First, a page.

How to Start a Business

MVT vs MVP: How to Validate Your Startup Idea From Idea to Market

January 22, 2024

Today, I'm going to talk about my current product development process, focusing on creating products that stand out in the market. 

The key to developing “designs that sell” involves fulfilling a few critical conditions: first, the capability to progress an idea without relying on a developer; second, ensuring a low risk of failure; and third, the ability to gauge market reaction to just a single feature. The Minimum Viable Test (MVT) methodology aligns perfectly with these conditions, and I’ll delve into why I believe MVT is the ideal strategy for this process.

Source : Unsplash

Why MVTs, not MVPs, are right for Initial Product Development

The difference between MVT and MVP

In the startup world, the concept of a Minimum Viable Product (MVP) is well-known. An MVP is a minimum-functionalized version of a product, released to measure user response before full-scale market launch. However, MVPs often require considerable resources, and it’s challenging to either acknowledge this investment or to halt the process once initiated. Especially in creating B2B products, I’ve noticed a tendency to depend excessively on user input, which may not align with the broader market demand.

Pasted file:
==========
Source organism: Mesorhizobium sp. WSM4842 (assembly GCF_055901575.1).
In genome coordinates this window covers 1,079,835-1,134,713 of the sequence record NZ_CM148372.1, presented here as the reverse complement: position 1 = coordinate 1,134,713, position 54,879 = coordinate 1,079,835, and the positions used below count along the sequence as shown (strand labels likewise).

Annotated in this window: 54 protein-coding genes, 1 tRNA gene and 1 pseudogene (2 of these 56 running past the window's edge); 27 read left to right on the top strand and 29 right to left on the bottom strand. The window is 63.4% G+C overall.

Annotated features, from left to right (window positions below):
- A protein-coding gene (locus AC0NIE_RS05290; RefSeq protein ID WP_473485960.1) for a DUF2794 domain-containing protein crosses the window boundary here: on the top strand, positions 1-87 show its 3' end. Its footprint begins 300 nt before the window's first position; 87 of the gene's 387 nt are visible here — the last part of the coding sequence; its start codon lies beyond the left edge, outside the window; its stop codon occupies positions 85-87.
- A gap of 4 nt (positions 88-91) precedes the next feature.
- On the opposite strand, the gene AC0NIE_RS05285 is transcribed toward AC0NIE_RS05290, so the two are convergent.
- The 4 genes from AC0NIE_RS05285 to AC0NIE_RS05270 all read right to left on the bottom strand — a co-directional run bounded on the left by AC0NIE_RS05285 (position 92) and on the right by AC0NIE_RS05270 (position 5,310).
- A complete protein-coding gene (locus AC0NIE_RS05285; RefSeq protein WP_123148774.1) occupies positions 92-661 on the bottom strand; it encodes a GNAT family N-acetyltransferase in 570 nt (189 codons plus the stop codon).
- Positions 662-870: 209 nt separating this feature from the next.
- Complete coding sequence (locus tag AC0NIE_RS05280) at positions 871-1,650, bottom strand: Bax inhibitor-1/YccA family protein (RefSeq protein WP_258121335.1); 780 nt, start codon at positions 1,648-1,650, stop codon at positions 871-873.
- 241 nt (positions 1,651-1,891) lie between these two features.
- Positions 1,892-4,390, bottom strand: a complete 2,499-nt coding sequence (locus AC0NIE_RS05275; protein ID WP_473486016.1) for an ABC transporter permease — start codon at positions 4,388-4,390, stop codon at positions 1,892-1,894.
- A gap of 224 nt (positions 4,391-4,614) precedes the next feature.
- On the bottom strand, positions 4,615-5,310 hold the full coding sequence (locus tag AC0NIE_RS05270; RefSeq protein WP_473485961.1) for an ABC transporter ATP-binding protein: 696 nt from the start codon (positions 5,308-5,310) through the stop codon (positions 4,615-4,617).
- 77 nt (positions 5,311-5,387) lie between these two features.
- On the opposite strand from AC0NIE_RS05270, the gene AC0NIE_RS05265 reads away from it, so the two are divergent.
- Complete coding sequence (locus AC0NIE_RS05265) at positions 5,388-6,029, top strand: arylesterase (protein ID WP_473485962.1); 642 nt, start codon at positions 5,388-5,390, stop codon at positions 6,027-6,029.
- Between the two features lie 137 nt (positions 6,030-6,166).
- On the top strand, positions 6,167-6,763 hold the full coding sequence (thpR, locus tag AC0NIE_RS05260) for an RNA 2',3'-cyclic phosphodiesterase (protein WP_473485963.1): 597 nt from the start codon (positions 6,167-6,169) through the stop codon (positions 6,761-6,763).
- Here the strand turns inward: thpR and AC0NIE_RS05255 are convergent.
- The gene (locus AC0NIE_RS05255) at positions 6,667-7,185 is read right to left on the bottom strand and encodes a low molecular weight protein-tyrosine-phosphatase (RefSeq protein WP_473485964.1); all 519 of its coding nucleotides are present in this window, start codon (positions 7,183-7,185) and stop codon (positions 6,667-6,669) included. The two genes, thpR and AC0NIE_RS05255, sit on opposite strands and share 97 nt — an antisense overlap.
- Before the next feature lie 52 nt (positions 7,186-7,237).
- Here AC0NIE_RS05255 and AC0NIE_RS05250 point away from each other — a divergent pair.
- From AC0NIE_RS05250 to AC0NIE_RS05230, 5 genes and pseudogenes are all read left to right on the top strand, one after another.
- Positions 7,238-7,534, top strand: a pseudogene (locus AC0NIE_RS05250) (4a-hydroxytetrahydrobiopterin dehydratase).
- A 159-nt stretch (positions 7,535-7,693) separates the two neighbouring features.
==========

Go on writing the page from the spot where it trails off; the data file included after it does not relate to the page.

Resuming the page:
It’s really hard to design products by focus groups. A lot of times, people don’t know what they want until you show it to them. — Steve Jobs

MVT, in contrast, tests a specific concept or feature before the product or service is fully developed. It focuses on establishing core values, identifying and validating risks, and quickly determining the market reception of an initial concept or idea.

The Critical Role of MVT

Startups, often limited in resources, especially in development, may find executing a proper MVP challenging. MVT, on the other hand, allows for proactive, streamlined actions without a complete product, enabling efficient decision-making with rapid feedback. This approach is vital in the fast-paced marketplace, where user needs and expectations are constantly evolving. MVT empowers product creators, even those without a development team, to swiftly validate the feasibility of an idea and make prompt adjustments, significantly enhancing the product development process’s efficiency. The extent to which MVT contributes to faster market entry, however, depends on the team’s dynamics.

Reason 1: Managing Risk and Minimizing Costs

Incorporating MVT at the early stages of product development helps manage significant risks and reduce costs. Developing a service into a product is a resource-heavy and time-intensive endeavor. MVT aids in avoiding the unnecessary expenditure of resources in these preliminary phases.

For instance, Alberto Savoia’s ‘Fake Door Pretotype’ method, discussed in his book “The Right It: Why So Many Ideas Fail and How to Make Sure Yours Succeed” is a technique I frequently utilize due to its resemblance to MVT.

Landing page created in a day with Framer using the Fake Door Pretotype technique